After more than a week marked by protest after protest excoriating the United States over a video mocking Islam, it was a very different demonstration: hundreds of protesters angrily storming the Benghazi headquarters of an armed Islamist group, infuriated by a deadly attack on the U.S. Consulate last week.
The backlash against Libyan militias was massive, according to the Associated Press, which reported that tens of thousands rallied against armed militias in Benghazi before hundreds took on the Ansar al Sharia compound.
The Islamist group has been accused of involvement in the attack last week that killed U.S. Ambassador J. Christopher Stevens and three other Americans, a charge that it denies. Banners at the protests paid tribute to Stevens as marchers chanted slogans against extremism and the armed militias that wield power in Libya.
"Our law is God's law, not the law of the jungle," women chanted as they marched Friday, according to Agence France-Presse. Some of the protesters went on to storm the Ansar al Sharia compound, where they reportedly forced the group to flee before setting its headquarters on fire.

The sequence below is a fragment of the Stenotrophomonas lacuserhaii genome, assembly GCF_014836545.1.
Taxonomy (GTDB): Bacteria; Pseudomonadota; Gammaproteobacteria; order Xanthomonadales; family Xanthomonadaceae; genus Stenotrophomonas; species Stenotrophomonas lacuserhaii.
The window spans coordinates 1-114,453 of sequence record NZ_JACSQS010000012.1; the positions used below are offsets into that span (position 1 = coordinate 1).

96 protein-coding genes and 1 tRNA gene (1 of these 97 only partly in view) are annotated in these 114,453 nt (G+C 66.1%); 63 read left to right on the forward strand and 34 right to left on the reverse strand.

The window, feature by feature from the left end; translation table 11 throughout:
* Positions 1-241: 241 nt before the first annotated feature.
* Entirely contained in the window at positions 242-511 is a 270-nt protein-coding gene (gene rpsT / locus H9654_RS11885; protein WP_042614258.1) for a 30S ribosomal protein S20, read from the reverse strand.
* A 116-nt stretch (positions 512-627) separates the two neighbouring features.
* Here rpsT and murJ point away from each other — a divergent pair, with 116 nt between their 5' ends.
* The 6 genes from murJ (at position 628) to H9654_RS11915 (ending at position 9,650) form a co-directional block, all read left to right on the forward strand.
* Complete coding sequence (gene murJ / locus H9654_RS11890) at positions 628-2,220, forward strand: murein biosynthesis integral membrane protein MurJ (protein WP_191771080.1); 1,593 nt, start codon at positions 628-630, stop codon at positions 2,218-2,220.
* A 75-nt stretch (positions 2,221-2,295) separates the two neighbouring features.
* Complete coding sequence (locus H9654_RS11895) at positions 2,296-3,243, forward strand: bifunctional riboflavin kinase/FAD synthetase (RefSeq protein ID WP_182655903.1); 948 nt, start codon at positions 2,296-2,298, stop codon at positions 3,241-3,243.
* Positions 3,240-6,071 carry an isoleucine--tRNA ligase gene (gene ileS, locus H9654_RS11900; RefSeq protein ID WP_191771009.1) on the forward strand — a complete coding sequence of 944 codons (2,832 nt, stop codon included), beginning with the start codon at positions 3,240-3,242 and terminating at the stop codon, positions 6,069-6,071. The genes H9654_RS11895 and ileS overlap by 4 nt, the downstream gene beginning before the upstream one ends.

The U.S. now describes the assault last week on the Benghazi consulate as a terrorist attack, an apparent shift from the Obama administration's initial description of the deadly incident as a reaction to the online video trailer for "Innocence of Muslims," which denigrated the Islamic prophet.
The security vacuum around Benghazi has alarmed Libyans and Western officials alike, as signs emerge that Islamic extremists who were repressed under ousted strongman Moammar Kadafi have seen their influence grow.ALSO:
-- Emily Alpert in Los Angeles
Photo: Libyans participate in a protest Friday against Ansar al Sharia, an Islamic extremist militia, and other Islamic militias in Benghazi, Libya. Credit: Mohammad Hannon / Associated Press